In 1750, in Gambia, West Africa, Kunta Kinte, son of Omoro and Binta, distinguishes himself among his tribesmen in manhood training rituals. But he does not enjoy his new status long: slave traders ...
In 1776, John Reynolds sells the now adult Kunta Kinte to his brother William. Kunta tries to escape again, this time with dire consequences. He also meets his match in Belle Reynolds, the slave who ...
A saga of African-American life, based on Alex Haley's family history. Kunta Kinte is abducted from his African village, sold into slavery, and taken to America. He makes several escape attempts until he is finally caught and maimed. He marries Bell, his plantation's cook, and they have a daughter, Kizzy, who is eventually sold away from them. Kizzy has a son by her new master, and the boy grows up to become Chicken George. He's a legendary cock fighter who leads his family into freedom. Throughout the series, the family observes notable events in U.S. history, such as the Revolutionary and Civil Wars, slave uprisings, and emancipation.Written by
Eric Sorensen <Eric_Sorensen@fc.mcps.k12.md.us>
Author Harold Courlander successfully sued author Alex Haley for plagiarizing works which led to the book that served as the basis for this miniseries. Haley paid $650,000 in an out-of-court settlement. See more »
Kizzy, a slave who works in the fields, has long, beautifully manicured fingernails. See more »
What Christmas, Fiddlah?
Christmas is when White folk give each other stuff don't neither of em need.
See more »
The original version of Roots on ABC featured slightly different opening titles. The Roots Mural was the same, but when the title Roots was shown on-screen it was over a dark blue background. The cover of the novel rises up from a horizontal to a vertical position. The screen says "AN ABC NOVEL FOR TELEVISION ALEX HALEY'S ROOTS THE SAGA OF AN AMERICAN FAMILY." Current VHS, dvd, and re-broadcasts simply have "Roots" on a black background, without the other information. Also, the end credits have been changed considerably. In the original, there were eight sets of end credits (one for each episode.) When the show was re-edited to six episodes, names were combined for different hours and some of the end credit sequences (with a still from that episode) are missing, including one featuring Kizzy and Missy Anne having a picnic. See more »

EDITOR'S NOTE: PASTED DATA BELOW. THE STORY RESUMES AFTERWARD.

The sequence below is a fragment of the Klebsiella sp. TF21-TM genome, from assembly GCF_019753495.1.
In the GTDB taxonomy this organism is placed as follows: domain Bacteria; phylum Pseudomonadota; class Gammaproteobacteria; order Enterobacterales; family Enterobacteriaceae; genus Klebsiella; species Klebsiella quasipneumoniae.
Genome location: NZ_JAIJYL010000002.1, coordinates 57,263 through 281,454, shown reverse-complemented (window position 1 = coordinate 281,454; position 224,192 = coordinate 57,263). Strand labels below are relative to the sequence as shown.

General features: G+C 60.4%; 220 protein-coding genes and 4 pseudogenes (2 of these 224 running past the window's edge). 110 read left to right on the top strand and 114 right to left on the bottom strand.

120 years worth crammed in to over 9 hours! Amazing!
There is nothing quite like Roots and i don't think anything will be done like it again. I first saw this about 5 years ago and since then i've seen it all 3 more times. It is a phenomenal achievement!
Roots starts off around 1750 when an African baby is born called Kunta Kinte and follows his life. He gets enslaved by slavers when he's 15 and is taken to a white supremest America where he is sold at a slave market to a Virginian tobacco business man. From there we follow Kunta all the way through to old age and beyond and after he dies we follow his daughter and when she dies as an old lady we follow her son and so on. Basically the main characters die off and then the newish minor characters become main characters as well as there are new characters which are brought in from time to time. All the while though the black people are slaves and treated as 3rd class citizens. We see how they struggle with their hard life and how some of them are happy to be slaves as they've never known anything else and how some dream of freedom. Over the years and generations we see good white people, indifferent white people and very bad white people. It passes quickly through the war of independence but focuses longer on the civil war mainly because this is the beginning of the end of black slavery in America which leads to the KKK part of Roots.
After watching Roots it really does feel like you have watched 120 years of a families generations. From the beginning where Kunta is born all the way to the end where a very old Chicken George leads his family to a new free life. It is quite mind boggling.
I could write a huge review about this mighty saga but i ain't got the time and i doubt anyone would read it anyway. As a white guy i am ashamed at how white people treated black people so badly even though to a lesser extent that still goes on in the world today.
The story is amazing, the acting is award winning and i have no quips with Roots at all apart from one thing. Everyone ages through this except the amazing ageless Mr Moore. Over a span of around 50 years he doesn't age a day. When he is first introduced he looks about 50 and 50 years later he still looks like 50. I think he must be a Highlander or something! LOL
Of course, Roots was made possible by the writer Alex Haley who was a descendant of Kunta Kinte which is explained at the very end. I recommend Roots very highly. It's for people who enjoy history and an engrossing story. You will also get attached to the characters and feel a sense of loss when one of them die. I've only covered the very basics and left a ton of stuff out in this review. Just like Schindler's List you have to watch this because it is an important piece of film making based on a true story. One word....Brilliant! 10/10
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